Masuda, often seen wearing fuzzy headgear that makes him look like a boyish Mad Hatter from Alice in Wonderland, opened 6%DOKIDOKI in 1995, during the first wave of the current Harajuku renaissance. He recalls of that heady time, “Then as now, Omotesando Street and Takeshita Street were very mainstream areas. The back alleys of Ura-Harajuku were just a shopping district for the locals. The rent was cheap and young people who weren’t satisfied with current trends could open their own stores there. They started to gather in the area to show off their original fashion creations and to sell their own handmade goods and accessories in the street. It was the time of the so-called ‘Harajuku kids’ and because of them, Harajuku became bigger and bigger.”
Eventually, the world took notice. After all, as Marx puts it, “There is no fashion neighborhood in the rest of the world that compares in size, scope or scale to Harajuku for the amount of stores, the size of market, the diversity and the number of weekend visitors. It is the global Disney wonderland of youth culture. Once foreigners discovered it, they were sure to fall in love.”
Over the last few years, hoodies and sneakers from Harajuku-based indie label A Bathing Ape have become coveted items for hip-hoppers worldwide. The book version of FRUiTS magazine, a collection of Harajuku fashion street snaps taken by photographer Shoichi Aoki, became a long-term best seller outside of Japan. Currently, shopping malls in the United States are clogged with faux Japanese fashion and accessories from brands such as Gwen Stefani’s Harajuku Lovers and tokidoki. The hunger for all things Harajuku seems to be growing overseas, but the buzz is a double-edged sword back home.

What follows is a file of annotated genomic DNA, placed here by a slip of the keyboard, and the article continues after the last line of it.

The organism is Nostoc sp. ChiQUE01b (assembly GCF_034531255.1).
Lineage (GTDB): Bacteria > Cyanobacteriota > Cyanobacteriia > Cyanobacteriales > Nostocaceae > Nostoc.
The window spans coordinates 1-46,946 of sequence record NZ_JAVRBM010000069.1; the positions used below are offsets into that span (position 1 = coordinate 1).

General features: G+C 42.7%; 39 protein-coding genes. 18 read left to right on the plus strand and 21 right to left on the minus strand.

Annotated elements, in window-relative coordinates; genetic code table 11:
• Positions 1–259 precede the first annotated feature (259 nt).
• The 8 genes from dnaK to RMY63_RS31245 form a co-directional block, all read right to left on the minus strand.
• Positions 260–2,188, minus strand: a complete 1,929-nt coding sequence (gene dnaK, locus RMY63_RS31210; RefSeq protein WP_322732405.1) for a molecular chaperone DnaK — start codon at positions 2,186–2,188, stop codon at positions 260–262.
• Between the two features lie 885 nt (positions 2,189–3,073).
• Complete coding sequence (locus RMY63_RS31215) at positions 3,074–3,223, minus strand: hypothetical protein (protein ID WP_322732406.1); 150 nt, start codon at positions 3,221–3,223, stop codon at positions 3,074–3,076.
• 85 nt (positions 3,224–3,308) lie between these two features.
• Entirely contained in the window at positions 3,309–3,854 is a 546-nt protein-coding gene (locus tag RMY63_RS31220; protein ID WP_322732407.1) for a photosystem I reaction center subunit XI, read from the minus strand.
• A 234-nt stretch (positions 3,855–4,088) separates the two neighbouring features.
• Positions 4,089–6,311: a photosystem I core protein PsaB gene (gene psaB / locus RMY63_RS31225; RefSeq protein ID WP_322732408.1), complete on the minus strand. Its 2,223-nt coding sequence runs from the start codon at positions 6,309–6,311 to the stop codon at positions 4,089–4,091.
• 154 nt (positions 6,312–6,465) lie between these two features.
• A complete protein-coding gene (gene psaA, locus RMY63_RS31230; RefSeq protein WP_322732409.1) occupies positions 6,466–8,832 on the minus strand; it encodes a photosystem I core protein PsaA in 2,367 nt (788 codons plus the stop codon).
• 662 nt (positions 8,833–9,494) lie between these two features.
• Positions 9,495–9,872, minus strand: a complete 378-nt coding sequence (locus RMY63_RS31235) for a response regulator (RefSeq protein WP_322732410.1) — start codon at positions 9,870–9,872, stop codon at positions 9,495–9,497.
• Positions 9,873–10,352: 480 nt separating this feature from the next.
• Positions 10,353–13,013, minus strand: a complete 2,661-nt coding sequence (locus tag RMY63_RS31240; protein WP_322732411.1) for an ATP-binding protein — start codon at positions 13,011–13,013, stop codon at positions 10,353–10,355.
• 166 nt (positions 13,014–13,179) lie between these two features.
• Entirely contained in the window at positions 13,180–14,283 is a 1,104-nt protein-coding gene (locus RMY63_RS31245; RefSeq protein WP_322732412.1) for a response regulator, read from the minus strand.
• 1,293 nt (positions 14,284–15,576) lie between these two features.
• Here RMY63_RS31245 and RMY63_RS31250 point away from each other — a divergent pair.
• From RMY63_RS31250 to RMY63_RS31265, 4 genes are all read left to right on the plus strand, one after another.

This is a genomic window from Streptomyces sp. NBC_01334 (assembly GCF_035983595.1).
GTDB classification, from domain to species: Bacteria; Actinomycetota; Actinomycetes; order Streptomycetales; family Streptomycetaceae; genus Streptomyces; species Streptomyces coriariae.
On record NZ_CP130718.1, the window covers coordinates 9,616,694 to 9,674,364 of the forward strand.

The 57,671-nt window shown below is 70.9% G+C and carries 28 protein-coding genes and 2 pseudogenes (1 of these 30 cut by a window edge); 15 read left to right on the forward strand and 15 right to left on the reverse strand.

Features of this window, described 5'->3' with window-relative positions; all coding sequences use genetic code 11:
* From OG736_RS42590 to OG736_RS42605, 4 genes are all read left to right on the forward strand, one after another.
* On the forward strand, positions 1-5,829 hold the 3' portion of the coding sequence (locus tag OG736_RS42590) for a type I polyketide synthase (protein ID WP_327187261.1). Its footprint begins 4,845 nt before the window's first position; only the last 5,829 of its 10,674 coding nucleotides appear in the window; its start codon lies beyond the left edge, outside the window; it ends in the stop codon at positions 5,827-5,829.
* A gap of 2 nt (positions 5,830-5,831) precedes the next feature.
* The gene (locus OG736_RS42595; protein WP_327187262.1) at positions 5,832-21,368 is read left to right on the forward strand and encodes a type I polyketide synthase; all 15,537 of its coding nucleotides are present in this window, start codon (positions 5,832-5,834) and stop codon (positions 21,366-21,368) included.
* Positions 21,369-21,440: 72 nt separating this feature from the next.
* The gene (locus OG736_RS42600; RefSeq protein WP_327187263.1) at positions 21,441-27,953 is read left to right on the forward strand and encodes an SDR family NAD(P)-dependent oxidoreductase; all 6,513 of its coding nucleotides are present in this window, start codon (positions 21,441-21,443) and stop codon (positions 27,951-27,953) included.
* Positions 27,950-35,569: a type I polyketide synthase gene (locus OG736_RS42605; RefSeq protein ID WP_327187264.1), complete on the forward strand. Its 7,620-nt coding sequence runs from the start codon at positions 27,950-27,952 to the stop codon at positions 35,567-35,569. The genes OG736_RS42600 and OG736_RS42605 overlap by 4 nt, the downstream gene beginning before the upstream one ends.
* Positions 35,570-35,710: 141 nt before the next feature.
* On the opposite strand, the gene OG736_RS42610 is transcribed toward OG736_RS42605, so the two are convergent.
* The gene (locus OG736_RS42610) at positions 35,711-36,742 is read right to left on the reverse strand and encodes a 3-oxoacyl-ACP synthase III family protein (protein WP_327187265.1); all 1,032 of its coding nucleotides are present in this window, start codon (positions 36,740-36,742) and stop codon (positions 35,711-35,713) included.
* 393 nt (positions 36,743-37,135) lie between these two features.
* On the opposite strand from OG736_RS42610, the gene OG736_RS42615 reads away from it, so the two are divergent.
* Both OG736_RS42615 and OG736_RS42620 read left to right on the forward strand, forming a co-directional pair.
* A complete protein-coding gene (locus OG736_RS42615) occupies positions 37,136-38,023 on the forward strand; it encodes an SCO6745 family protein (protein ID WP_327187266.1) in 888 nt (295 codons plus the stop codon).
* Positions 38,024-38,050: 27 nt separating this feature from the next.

“It’s getting harder and harder to exist in this area,” Masuda insists. “The price of real estate in Harajuku continues to increase even during this current economic recession. Many big companies are investing in the area and many celebrities are gathering here. It feels like no one can stop this kind of momentum.”
While the buzz is already building for the next H&M store set to open in Shibuya next year, it remains to be seen what the next high-profile international fashion company to arrive Harajuku might be. The best one can hope for now is a sort of stalemate.
“As long as the global chains don’t encroach too much into back streets,” Keet says, “Harajuku is not in danger of terminal decline yet.”
Now the back streets will have to do their part to keep Harajuku vital, too. For instance, one of Masuda’s recent projects is “Harajuku Unlimited Generation,” or H.U.G., a series of talk-show-style events aimed at creating a dialogue about Harajuku’s potential and its future. The most recent H.U.G. session, held in late October, focused on how “Kawaii culture can save the world.” Masuda believes this sort of optimism is at the core of Harajuku, more so even than just the business of selling clothing or chasing trends.
“Harajuku style was created by the passion of a young generation of people who gathered here and made their own culture,” he says. “It’s more than just a look; it’s a spirit. Maybe it would nice if that spirit left Japan and went on to inspire more people around the globe.”
Now that’s the kind of globalization I can get behind.
Patrick Macias is the coauthor of “Japanese Schoolgirl Inferno: Tokyo Teen Fashion Subculture Handbook” (Chronicle Books). He can be found online at www.patrickmacias.blogs.com